There was little to warn of the danger ahead. The Iraqi insurgent had laid his ambush with great cunning. Hidden along the side of the road, the bomb looked like any other piece of trash. American soldiers call these jury-rigged bombs IEDs, official shorthand for improvised explosive devices.
The unit hunting for the bomb was an explosive ordnance disposal (EOD) team, the sharp end of the spear in the effort to suppress roadside bombings. By 2006, about 2,500 of these attacks were occurring a month, and they were the leading cause of casualties among U.S. troops as well as Iraqi civilians. In a typical tour in Iraq, each EOD team would go on more than 600 calls, defusing or safely exploding about two devices a day. Perhaps the most telling sign of how critical the teams’ work was to the American war effort is that insurgents began offering a rumored $50,000 bounty for killing an EOD soldier.
Unfortunately, this particular IED call would not end well. By the time the soldier was close enough to see the telltale wires protruding from the bomb, it was too late. There was no time to defuse the bomb or to escape. The IED erupted in a wave of flame.
Depending on how much explosive has been packed into an IED, a soldier must be as far as 50 yards away to escape death and as far as a half-mile away to escape injury from bomb fragments. Even if a person is not hit, the pressure from the blast by itself can break bones. This soldier, though, had been right on top of the bomb. As the flames and debris cleared, the rest of the team advanced. They found little left of their teammate. Hearts in their throats, they loaded the remains onto a helicopter, which took them back to the team’s base camp near Baghdad International Airport.
That night, the team’s commander, a Navy chief petty officer, did his sad duty and wrote home about the incident. The effect of this explosion had been particularly tough on his unit. They had lost their most fearless and technically savvy soldier. More important, they had lost a valued member of the team, a soldier who had saved the others’ lives many times over. The soldier had always taken the most dangerous roles, willing to go first to scout for IEDs and ambushes. Yet the other soldiers in the unit had never once heard a complaint.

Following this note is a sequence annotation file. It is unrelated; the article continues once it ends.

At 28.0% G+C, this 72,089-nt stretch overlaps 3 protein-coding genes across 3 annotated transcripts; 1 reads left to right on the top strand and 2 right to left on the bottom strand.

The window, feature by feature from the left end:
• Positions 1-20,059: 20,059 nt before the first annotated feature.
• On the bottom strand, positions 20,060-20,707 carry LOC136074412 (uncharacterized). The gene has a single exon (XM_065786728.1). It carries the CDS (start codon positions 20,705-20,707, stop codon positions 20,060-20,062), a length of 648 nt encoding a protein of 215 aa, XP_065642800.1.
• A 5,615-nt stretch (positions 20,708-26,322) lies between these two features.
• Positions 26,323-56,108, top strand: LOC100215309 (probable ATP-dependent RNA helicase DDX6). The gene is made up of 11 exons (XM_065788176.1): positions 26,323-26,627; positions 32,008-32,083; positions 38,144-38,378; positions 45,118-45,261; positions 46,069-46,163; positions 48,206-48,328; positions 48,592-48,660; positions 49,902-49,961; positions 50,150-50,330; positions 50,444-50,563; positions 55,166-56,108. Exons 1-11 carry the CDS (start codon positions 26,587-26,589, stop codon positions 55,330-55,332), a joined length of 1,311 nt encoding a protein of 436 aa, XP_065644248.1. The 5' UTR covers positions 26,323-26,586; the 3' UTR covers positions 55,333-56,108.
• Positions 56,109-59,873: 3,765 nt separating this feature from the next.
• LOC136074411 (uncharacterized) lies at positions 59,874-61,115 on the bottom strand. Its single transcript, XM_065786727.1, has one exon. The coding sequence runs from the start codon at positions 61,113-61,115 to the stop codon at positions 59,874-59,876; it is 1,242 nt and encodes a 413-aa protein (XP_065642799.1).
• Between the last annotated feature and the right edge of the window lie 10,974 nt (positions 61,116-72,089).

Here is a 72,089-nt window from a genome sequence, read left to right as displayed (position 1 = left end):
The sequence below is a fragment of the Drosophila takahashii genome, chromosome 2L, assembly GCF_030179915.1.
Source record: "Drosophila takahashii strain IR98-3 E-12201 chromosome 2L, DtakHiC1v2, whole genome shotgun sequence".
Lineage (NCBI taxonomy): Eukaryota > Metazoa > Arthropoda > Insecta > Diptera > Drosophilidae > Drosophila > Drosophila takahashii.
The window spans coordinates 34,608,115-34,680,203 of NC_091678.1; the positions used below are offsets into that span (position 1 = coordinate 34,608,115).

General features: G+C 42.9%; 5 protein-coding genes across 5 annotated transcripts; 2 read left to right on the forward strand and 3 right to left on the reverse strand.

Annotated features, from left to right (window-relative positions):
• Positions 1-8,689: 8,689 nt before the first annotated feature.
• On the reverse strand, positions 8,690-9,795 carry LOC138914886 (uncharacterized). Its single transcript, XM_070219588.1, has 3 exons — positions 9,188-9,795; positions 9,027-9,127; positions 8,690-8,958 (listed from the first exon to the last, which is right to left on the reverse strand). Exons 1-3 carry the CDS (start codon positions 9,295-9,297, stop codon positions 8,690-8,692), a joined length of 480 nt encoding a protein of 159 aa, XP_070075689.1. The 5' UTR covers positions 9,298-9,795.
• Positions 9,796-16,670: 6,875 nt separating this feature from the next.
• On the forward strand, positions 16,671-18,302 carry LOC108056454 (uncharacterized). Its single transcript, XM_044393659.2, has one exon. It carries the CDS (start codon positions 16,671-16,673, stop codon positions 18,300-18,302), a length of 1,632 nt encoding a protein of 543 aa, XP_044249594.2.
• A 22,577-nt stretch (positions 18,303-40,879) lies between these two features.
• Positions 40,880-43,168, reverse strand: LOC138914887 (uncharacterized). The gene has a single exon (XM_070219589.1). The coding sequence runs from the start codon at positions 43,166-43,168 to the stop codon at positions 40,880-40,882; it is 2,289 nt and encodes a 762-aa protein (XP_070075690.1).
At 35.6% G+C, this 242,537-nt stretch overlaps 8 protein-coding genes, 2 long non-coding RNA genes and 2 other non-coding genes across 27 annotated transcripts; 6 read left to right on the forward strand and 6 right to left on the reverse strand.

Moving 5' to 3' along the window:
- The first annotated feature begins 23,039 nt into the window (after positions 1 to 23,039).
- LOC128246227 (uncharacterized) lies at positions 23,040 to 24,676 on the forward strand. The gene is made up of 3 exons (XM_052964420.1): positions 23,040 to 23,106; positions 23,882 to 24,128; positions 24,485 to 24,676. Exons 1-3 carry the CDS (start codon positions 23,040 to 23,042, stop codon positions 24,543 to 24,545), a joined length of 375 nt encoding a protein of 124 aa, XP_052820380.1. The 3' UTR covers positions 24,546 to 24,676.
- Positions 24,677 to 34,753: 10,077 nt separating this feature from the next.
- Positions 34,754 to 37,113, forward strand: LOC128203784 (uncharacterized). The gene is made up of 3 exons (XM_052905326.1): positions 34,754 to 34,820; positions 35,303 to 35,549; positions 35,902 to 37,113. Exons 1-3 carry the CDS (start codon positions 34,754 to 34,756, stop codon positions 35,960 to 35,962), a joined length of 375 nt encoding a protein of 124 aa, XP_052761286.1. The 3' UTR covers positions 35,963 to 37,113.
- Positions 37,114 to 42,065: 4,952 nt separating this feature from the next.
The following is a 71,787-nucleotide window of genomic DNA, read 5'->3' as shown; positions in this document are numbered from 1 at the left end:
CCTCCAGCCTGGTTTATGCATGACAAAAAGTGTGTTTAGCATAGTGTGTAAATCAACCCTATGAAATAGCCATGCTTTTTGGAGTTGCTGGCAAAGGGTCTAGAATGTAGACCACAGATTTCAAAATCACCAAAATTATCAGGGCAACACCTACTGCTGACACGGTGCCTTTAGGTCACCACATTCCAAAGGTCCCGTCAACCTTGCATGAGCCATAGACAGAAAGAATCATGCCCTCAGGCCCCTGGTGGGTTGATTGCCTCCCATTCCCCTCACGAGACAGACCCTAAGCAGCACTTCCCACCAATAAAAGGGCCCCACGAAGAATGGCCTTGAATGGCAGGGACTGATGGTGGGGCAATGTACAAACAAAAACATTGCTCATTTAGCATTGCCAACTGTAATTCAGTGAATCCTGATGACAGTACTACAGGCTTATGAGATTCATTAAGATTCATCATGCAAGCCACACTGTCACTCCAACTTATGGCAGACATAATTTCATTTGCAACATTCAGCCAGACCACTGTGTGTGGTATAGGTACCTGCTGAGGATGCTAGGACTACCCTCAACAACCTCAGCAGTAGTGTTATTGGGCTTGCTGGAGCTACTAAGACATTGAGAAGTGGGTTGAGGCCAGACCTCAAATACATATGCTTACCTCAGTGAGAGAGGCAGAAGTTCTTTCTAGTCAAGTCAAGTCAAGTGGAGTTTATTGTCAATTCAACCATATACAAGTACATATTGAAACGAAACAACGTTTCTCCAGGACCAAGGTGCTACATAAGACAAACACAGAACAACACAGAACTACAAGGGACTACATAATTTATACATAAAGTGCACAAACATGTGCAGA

In his condolences, the chief noted the soldier’s bravery and sacrifice. He apologized for his inability to change what had happened. But he also expressed his thanks and talked up the silver lining he took away from the loss. At least, he wrote, “when a robot dies, you don’t have to write a letter to its mother.”
The “soldier” in this case was a 42-pound robot called a PackBot. About the size of a lawn mower, the PackBot mounts all sorts of cameras and sensors, as well as a nimble arm with four joints. It moves using four “flippers.” These are tiny treads that can also rotate on an axis, allowing the robot not only to roll forward and backward using the treads as a tank would, but also to flip its tracks up and down (almost like a seal moving) to climb stairs, rumble over rocks, squeeze down twisting tunnels, and even swim underwater. The cost to the United States of this “death” was $150,000.